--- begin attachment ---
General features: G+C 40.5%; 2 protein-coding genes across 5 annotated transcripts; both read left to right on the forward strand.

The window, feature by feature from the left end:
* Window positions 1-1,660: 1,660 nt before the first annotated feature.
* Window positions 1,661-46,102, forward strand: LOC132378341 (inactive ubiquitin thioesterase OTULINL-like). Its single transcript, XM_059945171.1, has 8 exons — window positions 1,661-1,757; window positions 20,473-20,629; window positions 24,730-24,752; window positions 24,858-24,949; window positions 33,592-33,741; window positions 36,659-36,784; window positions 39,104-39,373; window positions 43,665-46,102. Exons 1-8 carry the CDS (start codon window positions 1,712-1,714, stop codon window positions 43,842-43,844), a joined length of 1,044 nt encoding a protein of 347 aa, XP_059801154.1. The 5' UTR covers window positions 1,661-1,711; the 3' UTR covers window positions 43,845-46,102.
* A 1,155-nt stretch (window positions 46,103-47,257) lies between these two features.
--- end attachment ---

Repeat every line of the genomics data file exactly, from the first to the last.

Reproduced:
General features: G+C 40.5%; 2 protein-coding genes across 5 annotated transcripts; both read left to right on the forward strand.

The window, feature by feature from the left end:
* Window positions 1-1,660: 1,660 nt before the first annotated feature.
* Window positions 1,661-46,102, forward strand: LOC132378341 (inactive ubiquitin thioesterase OTULINL-like). Its single transcript, XM_059945171.1, has 8 exons — window positions 1,661-1,757; window positions 20,473-20,629; window positions 24,730-24,752; window positions 24,858-24,949; window positions 33,592-33,741; window positions 36,659-36,784; window positions 39,104-39,373; window positions 43,665-46,102. Exons 1-8 carry the CDS (start codon window positions 1,712-1,714, stop codon window positions 43,842-43,844), a joined length of 1,044 nt encoding a protein of 347 aa, XP_059801154.1. The 5' UTR covers window positions 1,661-1,711; the 3' UTR covers window positions 43,845-46,102.
* A 1,155-nt stretch (window positions 46,103-47,257) lies between these two features.